The Insight Mission has operated on the surface of Mars for nearly two Earth years, returning hundreds of sols worth of data, including the first detections of Marsquakes. The lander also deployed an exquisitely sensitive meteorological instrument package to assess the influence of the atmosphere on the geophysical measurements, as well as imaging cameras to monitor both instrument deployment and local surface activity. In addition to their relevance to geoscience, these latter instruments have detected a variety of boundary layer phenomena, including an unprecedented number of encounters with small-scale vortices. These vortices register as short-lived (tens of seconds), negative (< 2% ambient) pressure excursions in the barometric time-series collected by Insight. These vortices closely resemble dust devils, which are widespread on Mars and shape climate and air quality. Puzzlingly, although Spiga et al. (2020) reported that Insight detected more than 9,000 such vortices and collected hundreds of mid-day images, no active dust devils were imaged — apparently, a large fraction of the vortices were dustless. In spite of the lack of dust devil detections, we can leverage the vortex detections and Insight’s wind speed measurements to learn about the boundary layer processes that create dust devils. In this presentation, we will discuss our own analysis of Insight’s meteorological data to assess the statistics of vortex and dust devil activity. Comparing these results to Insight’s imagery and space-based observations of the Insight landing site, we can also statistically infer the maximum dust-loading allowed for nearby dust devils.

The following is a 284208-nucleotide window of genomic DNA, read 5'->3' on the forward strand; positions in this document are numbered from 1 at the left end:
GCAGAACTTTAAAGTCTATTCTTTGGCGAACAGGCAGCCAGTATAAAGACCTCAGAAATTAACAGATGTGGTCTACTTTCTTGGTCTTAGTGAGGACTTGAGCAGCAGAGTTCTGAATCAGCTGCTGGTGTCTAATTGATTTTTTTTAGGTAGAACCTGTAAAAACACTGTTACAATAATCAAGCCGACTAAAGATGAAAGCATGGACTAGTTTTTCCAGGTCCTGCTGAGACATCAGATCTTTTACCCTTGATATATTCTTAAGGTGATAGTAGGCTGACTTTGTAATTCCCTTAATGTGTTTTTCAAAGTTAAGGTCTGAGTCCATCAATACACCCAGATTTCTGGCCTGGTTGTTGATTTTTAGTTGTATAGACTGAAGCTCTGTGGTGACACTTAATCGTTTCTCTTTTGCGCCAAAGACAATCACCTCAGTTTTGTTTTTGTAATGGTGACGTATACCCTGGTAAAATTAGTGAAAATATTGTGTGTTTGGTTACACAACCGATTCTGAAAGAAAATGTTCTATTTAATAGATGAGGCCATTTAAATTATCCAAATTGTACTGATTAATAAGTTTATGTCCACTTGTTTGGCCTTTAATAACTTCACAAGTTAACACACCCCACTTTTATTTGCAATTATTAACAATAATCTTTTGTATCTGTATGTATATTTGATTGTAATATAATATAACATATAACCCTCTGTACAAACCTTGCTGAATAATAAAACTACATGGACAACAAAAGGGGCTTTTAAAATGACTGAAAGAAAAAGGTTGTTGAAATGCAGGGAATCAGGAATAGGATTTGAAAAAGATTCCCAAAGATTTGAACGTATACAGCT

Spiga, A. et al. (2020). eprint arXiv:2005.01134.